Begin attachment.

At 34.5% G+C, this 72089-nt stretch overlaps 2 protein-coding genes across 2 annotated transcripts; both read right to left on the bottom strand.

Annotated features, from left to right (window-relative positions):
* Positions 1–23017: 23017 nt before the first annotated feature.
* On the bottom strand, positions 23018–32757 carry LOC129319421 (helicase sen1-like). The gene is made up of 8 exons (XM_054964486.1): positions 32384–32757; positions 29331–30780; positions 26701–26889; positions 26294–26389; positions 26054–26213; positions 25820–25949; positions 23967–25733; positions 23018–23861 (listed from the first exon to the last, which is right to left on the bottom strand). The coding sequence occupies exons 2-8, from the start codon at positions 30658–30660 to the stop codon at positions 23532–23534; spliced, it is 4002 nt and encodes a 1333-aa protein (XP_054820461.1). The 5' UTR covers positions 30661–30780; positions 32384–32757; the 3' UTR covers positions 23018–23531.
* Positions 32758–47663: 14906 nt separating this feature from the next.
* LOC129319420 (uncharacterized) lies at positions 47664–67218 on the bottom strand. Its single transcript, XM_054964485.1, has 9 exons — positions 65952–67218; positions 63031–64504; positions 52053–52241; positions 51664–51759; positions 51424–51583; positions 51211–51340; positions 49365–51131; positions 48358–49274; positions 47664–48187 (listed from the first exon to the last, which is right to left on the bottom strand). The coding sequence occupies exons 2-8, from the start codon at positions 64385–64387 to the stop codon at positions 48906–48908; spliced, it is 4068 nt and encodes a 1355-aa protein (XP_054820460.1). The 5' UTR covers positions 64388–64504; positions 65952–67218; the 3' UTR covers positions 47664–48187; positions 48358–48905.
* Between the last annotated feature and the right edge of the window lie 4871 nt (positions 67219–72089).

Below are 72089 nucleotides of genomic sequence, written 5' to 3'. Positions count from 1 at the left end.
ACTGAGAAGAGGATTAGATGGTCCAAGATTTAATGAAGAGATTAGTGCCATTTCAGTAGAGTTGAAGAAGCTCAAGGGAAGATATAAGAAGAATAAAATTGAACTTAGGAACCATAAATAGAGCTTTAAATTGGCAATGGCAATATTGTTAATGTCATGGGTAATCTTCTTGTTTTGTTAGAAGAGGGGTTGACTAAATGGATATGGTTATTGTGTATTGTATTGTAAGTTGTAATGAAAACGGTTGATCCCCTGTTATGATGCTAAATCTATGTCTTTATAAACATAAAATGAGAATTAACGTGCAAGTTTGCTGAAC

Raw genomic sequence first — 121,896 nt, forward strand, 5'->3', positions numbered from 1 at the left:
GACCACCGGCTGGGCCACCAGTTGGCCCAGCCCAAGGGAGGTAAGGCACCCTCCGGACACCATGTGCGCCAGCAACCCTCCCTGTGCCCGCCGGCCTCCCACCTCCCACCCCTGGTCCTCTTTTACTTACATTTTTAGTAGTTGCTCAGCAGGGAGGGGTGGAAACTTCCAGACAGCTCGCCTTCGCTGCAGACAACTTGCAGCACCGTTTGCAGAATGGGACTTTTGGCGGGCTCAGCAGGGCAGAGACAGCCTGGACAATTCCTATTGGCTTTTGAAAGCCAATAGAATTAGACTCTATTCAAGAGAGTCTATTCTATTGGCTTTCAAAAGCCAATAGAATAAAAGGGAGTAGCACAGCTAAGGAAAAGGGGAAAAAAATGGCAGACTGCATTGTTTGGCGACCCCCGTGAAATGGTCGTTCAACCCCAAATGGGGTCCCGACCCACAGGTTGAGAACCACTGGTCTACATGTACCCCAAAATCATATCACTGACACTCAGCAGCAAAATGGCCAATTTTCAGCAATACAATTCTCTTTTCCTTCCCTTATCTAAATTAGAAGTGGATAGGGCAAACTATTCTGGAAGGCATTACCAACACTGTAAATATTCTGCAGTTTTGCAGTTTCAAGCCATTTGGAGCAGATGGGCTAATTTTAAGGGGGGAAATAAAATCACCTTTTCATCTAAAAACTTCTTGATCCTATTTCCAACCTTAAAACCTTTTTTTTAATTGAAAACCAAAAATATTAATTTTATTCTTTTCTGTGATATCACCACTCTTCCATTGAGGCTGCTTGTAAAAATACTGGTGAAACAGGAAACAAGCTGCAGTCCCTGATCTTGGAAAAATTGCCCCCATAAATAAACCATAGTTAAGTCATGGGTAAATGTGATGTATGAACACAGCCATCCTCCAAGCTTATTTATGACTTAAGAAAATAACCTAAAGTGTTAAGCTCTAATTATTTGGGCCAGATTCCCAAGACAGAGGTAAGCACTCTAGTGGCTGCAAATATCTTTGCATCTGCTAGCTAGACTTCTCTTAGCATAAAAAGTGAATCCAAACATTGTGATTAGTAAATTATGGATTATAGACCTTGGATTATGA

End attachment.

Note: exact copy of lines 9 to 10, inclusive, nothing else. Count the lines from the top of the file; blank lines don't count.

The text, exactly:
ACTGAGAAGAGGATTAGATGGTCCAAGATTTAATGAAGAGATTAGTGCCATTTCAGTAGAGTTGAAGAAGCTCAAGGGAAGATATAAGAAGAATAAAATTGAACTTAGGAACCATAAATAGAGCTTTAAATTGGCAATGGCAATATTGTTAATGTCATGGGTAATCTTCTTGTTTTGTTAGAAGAGGGGTTGACTAAATGGATATGGTTATTGTGTATTGTATTGTAAGTTGTAATGAAAACGGTTGATCCCCTGTTATGATGCTAAATCTATGTCTTTATAAACATAAAATGAGAATTAACGTGCAAGTTTGCTGAAC

Raw genomic sequence first — 121,896 nt, forward strand, 5'->3', positions numbered from 1 at the left: